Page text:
“Cancel culture”, which has been calling the shots for the last two or three years, is basically about a consensus view among p.c. progressives that ruining careers of this or that sexist abuser or criminal will send the strongest message to other potential abusers to stop and desist. Younger progressive women are understandably the main believers and drivers. Certain abusers obviously deserve cancelling, others are or were more deserving of temporary ostracism (Aziz Ansari), and a third group arguably doesn’t deserve to be on anyone’s hit list at all.

I’ve heard and read that “cancel culture” would love to deepsix Bill Maher, to mention one example, but they don’t have the horses.

As HE readers know, cancel culture deep-sixed my Sundance press pass late last year. I still covered Sundance ’19 by the good graces of my publicist pals, but it’s creepy nonetheless. I haven’t abused anyone — I’m just an opinionated bigmouth. Have I written five or six ill-advised or clumsily-phrased posts that I regret putting to pen? Yeah, but nothing I can’t mount a vigorous defense of if you wanna get into it. (Which I don’t at this point.) I’ve behaved like an asshole now and then, sure. The heaviest hits came from a couple of posts that surfaced a decade ago (partly due to an imbibing lifestyle I was leading at the time). I wish I could wipe it all away.

But these are zing blips on the screen compared to the torrents of material I’ve posted since the launch of HE in August ’04, not to mention the previous column material (Mr. Showbiz, Reel.com, Movie Poop Shoot) that I posted from ’98 to ’04. Not to mention my mainstream reportings in the bigtime ’90s and before.

Anyway, having actually felt the hot breath of the p.c. Stasi on the back of my neck, I damn near melted with love and gratitude when I read Sarah Silverman’s recent comments about cancel culture, as shared on an 8.8 Bill Simmons podcast.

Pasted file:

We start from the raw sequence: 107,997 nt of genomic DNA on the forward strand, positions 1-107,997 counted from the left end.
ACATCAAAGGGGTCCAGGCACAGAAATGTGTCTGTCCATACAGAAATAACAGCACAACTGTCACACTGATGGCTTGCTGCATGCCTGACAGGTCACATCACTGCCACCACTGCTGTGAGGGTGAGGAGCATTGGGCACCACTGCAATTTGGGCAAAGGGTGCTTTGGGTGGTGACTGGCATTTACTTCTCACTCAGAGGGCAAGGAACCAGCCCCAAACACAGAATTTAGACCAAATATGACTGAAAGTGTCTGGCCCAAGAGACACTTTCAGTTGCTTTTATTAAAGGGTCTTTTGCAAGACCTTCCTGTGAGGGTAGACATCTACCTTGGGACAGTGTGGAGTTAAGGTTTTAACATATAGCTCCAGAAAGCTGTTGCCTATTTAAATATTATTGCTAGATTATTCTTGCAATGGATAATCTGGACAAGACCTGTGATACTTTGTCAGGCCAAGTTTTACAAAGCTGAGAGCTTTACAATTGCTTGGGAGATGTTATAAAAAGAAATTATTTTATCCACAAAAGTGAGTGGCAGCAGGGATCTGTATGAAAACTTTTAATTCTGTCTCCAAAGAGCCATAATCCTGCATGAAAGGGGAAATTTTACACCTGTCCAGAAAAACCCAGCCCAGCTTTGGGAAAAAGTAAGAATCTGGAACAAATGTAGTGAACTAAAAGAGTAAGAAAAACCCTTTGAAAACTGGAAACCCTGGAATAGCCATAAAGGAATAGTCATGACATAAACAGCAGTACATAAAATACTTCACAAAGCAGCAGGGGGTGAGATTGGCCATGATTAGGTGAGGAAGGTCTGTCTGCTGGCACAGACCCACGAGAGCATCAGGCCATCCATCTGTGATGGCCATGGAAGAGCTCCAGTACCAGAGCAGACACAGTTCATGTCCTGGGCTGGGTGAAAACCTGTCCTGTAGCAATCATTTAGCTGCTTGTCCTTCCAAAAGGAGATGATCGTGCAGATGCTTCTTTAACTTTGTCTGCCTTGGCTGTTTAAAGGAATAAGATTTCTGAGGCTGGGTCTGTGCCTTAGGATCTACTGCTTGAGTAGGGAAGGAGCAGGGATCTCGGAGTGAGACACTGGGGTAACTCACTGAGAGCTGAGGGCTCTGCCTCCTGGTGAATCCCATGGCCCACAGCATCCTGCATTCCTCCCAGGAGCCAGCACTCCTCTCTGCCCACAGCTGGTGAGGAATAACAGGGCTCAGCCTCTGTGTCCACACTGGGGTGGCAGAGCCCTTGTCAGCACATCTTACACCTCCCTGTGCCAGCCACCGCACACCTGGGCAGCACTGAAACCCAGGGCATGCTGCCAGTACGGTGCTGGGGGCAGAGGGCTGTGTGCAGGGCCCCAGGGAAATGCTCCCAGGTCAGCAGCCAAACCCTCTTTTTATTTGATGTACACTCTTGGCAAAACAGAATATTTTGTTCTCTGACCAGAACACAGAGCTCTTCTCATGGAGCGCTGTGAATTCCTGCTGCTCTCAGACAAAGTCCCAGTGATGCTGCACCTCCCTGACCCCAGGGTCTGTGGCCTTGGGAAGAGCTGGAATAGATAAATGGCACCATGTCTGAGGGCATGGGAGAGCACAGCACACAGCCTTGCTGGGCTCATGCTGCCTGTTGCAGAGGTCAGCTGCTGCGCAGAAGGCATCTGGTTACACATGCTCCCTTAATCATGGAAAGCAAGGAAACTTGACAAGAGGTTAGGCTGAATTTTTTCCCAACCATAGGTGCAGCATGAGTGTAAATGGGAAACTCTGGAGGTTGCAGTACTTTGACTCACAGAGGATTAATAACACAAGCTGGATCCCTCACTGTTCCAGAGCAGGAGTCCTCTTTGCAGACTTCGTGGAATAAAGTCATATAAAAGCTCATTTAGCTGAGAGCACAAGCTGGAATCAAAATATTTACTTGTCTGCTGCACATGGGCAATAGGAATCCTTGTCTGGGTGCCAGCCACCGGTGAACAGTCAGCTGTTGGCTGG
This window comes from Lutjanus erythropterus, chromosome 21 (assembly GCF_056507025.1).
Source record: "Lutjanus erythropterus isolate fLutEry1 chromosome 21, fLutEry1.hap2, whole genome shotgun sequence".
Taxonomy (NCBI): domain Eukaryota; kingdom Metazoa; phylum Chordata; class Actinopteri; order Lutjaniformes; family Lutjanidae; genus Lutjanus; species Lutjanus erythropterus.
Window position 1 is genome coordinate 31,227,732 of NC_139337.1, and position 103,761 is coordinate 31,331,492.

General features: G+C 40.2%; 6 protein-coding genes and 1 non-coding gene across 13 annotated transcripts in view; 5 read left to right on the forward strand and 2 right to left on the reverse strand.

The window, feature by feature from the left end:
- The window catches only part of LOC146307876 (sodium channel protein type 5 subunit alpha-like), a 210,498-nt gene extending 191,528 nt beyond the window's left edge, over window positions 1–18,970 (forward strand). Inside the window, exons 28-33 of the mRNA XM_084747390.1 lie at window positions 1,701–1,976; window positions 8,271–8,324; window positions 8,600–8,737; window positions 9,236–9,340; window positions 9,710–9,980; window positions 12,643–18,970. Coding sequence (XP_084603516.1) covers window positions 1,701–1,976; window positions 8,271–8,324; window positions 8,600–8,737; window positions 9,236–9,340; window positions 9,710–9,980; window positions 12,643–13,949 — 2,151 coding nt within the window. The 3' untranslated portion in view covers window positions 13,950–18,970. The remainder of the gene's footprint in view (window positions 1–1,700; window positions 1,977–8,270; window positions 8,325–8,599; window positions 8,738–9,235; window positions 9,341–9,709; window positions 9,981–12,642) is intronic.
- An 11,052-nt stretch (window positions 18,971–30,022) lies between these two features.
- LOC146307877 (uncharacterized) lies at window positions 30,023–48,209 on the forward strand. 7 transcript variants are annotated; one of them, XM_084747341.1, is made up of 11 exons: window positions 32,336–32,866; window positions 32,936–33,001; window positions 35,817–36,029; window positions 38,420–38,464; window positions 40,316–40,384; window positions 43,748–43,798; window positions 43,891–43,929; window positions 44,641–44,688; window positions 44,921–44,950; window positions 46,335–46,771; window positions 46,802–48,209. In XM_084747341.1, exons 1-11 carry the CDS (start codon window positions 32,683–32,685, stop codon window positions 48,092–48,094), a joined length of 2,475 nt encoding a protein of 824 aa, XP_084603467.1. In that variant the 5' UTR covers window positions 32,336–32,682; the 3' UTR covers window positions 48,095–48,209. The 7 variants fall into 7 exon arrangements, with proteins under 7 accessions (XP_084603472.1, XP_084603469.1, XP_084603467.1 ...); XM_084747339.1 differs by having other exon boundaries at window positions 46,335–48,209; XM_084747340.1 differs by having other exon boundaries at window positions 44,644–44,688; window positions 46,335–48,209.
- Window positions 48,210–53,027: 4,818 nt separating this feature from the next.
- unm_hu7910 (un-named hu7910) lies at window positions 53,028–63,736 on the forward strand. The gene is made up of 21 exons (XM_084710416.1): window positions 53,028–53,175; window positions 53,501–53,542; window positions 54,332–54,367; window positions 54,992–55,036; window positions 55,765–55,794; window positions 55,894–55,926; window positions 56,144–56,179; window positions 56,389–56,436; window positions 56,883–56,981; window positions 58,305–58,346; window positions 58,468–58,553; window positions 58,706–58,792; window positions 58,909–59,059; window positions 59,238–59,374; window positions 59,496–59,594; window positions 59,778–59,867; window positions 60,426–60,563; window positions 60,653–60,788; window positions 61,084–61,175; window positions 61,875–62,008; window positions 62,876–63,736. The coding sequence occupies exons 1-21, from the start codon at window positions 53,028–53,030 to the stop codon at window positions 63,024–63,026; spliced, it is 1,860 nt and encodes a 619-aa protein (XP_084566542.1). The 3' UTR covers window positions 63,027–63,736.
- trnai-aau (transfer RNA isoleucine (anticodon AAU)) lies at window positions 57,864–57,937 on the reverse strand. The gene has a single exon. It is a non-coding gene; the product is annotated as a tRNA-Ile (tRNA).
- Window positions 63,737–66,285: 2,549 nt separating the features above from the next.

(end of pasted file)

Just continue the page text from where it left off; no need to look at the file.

Silverman: “I recently was going to do a movie, a sweet part, then at 11 pm the night before they fired me because they saw a picture of me in blackface from that episode. I didn’t fight it. They hired someone else who is wonderful but who has never stuck their neck out. It was so disheartening. It just made me real, real sad, because I really kind of devoted my life to making it right.”

However, Silverman said, cancel culture, which she has called “righteousness porn,” is “really scary and it’s a very odd thing that it’s invaded the left primarily and the right will mimic it.

“It’s like, if you’re not on board, if you say the wrong thing, if you had a tweet once, everyone is, like, throwing the first stone. It’s so odd. It’s a perversion. It’s really ‘look how righteous I am and now I’m going to press refresh all day long to see how many likes I get in my righteousness.’”

From my perspective there are aspects of cancel culture that are as serious as a heart attack. It’s basically p.c. McCarthyism, and no less odious than the 1950s kind. Writers with commie ties from the 1930s were thrown under the bus in the late ’40s and ’50s, and now anyone who misspoke or misstepped in some asinine way five or ten or fifteen years ago is under threat of cancellation by purist p.c. goon squads.